The most important work on stigma in more than half a century
Roy Richard Grinker’s Nobody’s Normal is the most important work on stigma in more than half a century. It tells two intertwined stories – a meticulous, comparative history of mental illness from the Enlightenment to the present, highlighting the centrality of military medicine in times of war, and the story of his own family. As a distinguished anthropologist, the son, grandson, and great-grandson of noteworthy psychiatrists, and the father of a daughter with autism, Grinker brilliantly unravels the tension between deviance and vulnerability by shaping the relationship between multiple generations.
Sander L. Gilman Distinguished Professor of the Liberal Arts and Sciences; Professor of Psychiatry, Emory University
Author of Seeing the Insane
A “must read” book!
From time immemorial, we have averted our eyes rather face the cold hard facts of the impact of war on the human psyche. With the wide-ranging eye and objectivity of a brilliant anthropologist, Grinker has written a “must read” book for those seeking to understand, prevent and treat the wounds of war to the heart, mind and soul.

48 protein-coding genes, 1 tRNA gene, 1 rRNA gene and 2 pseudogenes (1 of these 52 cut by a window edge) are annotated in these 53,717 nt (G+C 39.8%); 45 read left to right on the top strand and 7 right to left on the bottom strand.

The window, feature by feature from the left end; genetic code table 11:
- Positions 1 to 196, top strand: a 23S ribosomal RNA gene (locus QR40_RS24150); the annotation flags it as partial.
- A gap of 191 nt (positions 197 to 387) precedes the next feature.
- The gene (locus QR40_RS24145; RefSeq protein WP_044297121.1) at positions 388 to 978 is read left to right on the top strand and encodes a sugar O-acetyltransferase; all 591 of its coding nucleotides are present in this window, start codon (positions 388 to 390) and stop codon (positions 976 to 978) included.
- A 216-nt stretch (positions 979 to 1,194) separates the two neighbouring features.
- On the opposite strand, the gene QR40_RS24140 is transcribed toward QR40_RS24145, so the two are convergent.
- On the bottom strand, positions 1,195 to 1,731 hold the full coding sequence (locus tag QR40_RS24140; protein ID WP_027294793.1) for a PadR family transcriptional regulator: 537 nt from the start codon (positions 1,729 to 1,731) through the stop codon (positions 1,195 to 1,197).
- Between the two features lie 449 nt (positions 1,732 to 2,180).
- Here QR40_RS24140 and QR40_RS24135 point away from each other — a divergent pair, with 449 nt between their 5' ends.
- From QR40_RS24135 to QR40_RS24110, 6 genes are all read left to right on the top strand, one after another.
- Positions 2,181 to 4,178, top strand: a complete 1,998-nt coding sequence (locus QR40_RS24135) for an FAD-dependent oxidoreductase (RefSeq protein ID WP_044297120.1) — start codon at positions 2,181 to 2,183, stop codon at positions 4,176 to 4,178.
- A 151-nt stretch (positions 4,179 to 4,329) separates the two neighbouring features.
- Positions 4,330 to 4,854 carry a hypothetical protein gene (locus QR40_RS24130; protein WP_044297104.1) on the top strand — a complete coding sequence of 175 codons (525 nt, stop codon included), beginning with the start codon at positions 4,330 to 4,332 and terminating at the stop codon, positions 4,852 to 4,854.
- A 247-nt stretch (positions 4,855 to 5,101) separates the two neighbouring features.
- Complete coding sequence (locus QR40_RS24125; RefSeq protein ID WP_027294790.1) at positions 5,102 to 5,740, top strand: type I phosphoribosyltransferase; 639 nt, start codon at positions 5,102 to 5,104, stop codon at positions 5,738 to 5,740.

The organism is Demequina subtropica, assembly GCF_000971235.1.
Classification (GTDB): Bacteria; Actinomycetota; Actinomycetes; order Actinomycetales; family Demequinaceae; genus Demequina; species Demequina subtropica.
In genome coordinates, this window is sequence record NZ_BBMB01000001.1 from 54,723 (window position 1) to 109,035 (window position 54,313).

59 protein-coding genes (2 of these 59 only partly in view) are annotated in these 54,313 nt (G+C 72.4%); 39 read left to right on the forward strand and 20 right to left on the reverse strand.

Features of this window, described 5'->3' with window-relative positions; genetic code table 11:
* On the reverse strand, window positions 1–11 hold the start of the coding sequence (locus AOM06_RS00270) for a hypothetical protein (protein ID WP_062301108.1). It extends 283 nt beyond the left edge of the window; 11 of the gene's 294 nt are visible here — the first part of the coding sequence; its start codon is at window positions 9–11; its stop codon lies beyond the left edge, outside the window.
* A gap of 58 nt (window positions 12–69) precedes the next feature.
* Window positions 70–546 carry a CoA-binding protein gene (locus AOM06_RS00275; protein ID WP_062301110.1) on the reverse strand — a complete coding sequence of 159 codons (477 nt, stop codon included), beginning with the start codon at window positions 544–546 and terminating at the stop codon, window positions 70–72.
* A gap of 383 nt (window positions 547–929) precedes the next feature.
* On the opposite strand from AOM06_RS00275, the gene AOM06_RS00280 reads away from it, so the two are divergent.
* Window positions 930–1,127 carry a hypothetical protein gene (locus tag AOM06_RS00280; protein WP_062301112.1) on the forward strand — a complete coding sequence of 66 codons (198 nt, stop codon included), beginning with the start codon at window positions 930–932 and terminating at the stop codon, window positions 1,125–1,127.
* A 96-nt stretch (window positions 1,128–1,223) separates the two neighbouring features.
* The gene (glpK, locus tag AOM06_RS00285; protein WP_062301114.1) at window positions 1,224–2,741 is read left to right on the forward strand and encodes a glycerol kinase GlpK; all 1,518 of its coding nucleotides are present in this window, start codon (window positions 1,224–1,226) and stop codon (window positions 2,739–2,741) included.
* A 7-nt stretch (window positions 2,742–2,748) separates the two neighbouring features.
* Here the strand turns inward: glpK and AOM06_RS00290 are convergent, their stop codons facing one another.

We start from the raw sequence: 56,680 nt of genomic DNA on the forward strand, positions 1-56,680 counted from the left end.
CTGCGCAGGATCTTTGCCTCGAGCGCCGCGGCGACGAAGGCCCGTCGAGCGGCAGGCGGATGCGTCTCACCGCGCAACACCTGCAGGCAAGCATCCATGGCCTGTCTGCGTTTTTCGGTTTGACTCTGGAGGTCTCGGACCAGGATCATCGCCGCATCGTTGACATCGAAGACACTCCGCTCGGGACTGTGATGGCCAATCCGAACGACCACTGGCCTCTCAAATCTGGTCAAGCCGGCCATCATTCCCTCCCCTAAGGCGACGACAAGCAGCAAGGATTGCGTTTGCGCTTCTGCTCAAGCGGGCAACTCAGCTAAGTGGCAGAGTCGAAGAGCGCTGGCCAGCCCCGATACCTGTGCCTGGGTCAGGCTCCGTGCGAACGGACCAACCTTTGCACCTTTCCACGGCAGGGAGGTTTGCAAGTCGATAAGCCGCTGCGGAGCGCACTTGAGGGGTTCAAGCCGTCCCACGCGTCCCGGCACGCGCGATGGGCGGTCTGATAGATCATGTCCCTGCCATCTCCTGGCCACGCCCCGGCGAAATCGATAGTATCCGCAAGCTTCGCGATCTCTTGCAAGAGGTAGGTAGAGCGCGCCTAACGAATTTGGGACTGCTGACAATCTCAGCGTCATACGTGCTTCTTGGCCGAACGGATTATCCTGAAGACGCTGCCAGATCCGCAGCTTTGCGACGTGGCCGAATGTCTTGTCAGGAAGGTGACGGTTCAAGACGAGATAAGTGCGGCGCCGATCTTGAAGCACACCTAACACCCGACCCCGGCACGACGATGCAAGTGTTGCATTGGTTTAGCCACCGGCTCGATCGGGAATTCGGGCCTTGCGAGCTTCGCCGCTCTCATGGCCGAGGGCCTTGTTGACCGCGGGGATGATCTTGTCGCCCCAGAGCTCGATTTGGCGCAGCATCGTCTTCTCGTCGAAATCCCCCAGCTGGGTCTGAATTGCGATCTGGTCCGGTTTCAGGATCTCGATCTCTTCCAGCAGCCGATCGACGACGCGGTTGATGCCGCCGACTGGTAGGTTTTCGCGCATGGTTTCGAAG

Pete Geren, Former United States Secretary of the Army and U.S. Congressman.
An informative and thoughtful book
Nobody’s Normal is an unusually engaging history of mental illness and the stigma attached to it. Dr. Grinker threads together the attitudes of society toward psychiatric illness with the lives and work of his ancestors, and his daughter’s experience of autism. The result is an informative and thoughtful book about mental illness: common, painful, usually treatable, and profoundly tied to the human condition.
Kay Redfield Jamison, Author of An Unquiet Mind and Robert Lowell: Setting the River on Fire (Pulitzer Prize Finalist)
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